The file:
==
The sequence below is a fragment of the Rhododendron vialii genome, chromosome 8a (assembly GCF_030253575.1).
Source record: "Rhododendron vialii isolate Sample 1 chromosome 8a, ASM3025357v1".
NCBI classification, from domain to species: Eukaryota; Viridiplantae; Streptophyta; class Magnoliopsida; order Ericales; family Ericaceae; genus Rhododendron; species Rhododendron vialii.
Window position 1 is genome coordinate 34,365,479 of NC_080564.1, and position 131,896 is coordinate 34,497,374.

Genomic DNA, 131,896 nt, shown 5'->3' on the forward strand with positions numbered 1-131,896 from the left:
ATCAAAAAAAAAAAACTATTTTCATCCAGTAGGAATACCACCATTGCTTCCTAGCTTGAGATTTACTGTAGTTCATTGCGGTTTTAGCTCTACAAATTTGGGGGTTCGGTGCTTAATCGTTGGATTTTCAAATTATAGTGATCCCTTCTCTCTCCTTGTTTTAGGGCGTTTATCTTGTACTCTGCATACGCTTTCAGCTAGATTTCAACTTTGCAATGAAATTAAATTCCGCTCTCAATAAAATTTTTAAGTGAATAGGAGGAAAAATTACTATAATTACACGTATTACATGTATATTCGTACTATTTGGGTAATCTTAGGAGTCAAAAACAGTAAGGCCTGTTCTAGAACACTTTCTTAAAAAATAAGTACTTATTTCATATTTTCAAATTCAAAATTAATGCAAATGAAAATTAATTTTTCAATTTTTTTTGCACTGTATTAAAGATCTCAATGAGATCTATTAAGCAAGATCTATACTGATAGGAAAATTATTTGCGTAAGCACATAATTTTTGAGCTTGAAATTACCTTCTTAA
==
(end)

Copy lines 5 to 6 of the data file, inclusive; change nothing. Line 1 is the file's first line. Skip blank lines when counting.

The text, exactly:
Genomic DNA, 131,896 nt, shown 5'->3' on the forward strand with positions numbered 1-131,896 from the left:
ATCAAAAAAAAAAAACTATTTTCATCCAGTAGGAATACCACCATTGCTTCCTAGCTTGAGATTTACTGTAGTTCATTGCGGTTTTAGCTCTACAAATTTGGGGGTTCGGTGCTTAATCGTTGGATTTTCAAATTATAGTGATCCCTTCTCTCTCCTTGTTTTAGGGCGTTTATCTTGTACTCTGCATACGCTTTCAGCTAGATTTCAACTTTGCAATGAAATTAAATTCCGCTCTCAATAAAATTTTTAAGTGAATAGGAGGAAAAATTACTATAATTACACGTATTACATGTATATTCGTACTATTTGGGTAATCTTAGGAGTCAAAAACAGTAAGGCCTGTTCTAGAACACTTTCTTAAAAAATAAGTACTTATTTCATATTTTCAAATTCAAAATTAATGCAAATGAAAATTAATTTTTCAATTTTTTTTGCACTGTATTAAAGATCTCAATGAGATCTATTAAGCAAGATCTATACTGATAGGAAAATTATTTGCGTAAGCACATAATTTTTGAGCTTGAAATTACCTTCTTAA